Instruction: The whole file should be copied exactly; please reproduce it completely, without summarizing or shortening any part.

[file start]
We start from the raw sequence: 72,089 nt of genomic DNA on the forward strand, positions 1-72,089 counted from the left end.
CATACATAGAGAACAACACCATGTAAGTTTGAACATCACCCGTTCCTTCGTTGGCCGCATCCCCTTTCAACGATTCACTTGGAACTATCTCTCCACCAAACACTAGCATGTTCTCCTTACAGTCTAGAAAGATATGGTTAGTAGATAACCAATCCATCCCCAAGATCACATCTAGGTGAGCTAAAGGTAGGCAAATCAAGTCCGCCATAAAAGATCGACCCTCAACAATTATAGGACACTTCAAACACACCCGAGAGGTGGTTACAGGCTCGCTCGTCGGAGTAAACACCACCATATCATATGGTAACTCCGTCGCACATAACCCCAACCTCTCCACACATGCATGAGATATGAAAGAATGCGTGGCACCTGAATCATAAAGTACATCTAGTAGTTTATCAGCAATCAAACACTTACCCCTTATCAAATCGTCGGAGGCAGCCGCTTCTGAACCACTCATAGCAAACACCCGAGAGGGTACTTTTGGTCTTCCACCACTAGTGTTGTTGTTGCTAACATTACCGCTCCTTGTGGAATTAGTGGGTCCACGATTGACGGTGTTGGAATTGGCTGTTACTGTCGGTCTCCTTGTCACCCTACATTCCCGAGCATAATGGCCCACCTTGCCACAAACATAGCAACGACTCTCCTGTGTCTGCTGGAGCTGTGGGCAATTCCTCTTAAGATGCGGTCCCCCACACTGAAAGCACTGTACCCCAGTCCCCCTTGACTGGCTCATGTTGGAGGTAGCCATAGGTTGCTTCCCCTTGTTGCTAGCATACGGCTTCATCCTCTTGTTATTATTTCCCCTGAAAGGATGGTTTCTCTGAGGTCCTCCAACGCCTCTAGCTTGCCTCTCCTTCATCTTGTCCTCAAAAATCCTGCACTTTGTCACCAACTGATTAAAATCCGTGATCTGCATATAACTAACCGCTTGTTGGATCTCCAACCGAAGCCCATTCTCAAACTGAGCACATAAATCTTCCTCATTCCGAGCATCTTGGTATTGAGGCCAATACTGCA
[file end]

We start from the raw sequence: 72,089 nt of genomic DNA on the forward strand, positions 1-72,089 counted from the left end.
CATACATAGAGAACAACACCATGTAAGTTTGAACATCACCCGTTCCTTCGTTGGCCGCATCCCCTTTCAACGATTCACTTGGAACTATCTCTCCACCAAACACTAGCATGTTCTCCTTACAGTCTAGAAAGATATGGTTAGTAGATAACCAATCCATCCCCAAGATCACATCTAGGTGAGCTAAAGGTAGGCAAATCAAGTCCGCCATAAAAGATCGACCCTCAACAATTATAGGACACTTCAAACACACCCGAGAGGTGGTTACAGGCTCGCTCGTCGGAGTAAACACCACCATATCATATGGTAACTCCGTCGCACATAACCCCAACCTCTCCACACATGCATGAGATATGAAAGAATGCGTGGCACCTGAATCATAAAGTACATCTAGTAGTTTATCAGCAATCAAACACTTACCCCTTATCAAATCGTCGGAGGCAGCCGCTTCTGAACCACTCATAGCAAACACCCGAGAGGGTACTTTTGGTCTTCCACCACTAGTGTTGTTGTTGCTAACATTACCGCTCCTTGTGGAATTAGTGGGTCCACGATTGACGGTGTTGGAATTGGCTGTTACTGTCGGTCTCCTTGTCACCCTACATTCCCGAGCATAATGGCCCACCTTGCCACAAACATAGCAACGACTCTCCTGTGTCTGCTGGAGCTGTGGGCAATTCCTCTTAAGATGCGGTCCCCCACACTGAAAGCACTGTACCCCAGTCCCCCTTGACTGGCTCATGTTGGAGGTAGCCATAGGTTGCTTCCCCTTGTTGCTAGCATACGGCTTCATCCTCTTGTTATTATTTCCCCTGAAAGGATGGTTTCTCTGAGGTCCTCCAACGCCTCTAGCTTGCCTCTCCTTCATCTTGTCCTCAAAAATCCTGCACTTTGTCACCAACTGATTAAAATCCGTGATCTGCATATAACTAACCGCTTGTTGGATCTCCAACCGAAGCCCATTCTCAAACTGAGCACATAAATCTTCCTCATTCCGAGCATCTTGGTATTGAGGCCAATACTGCA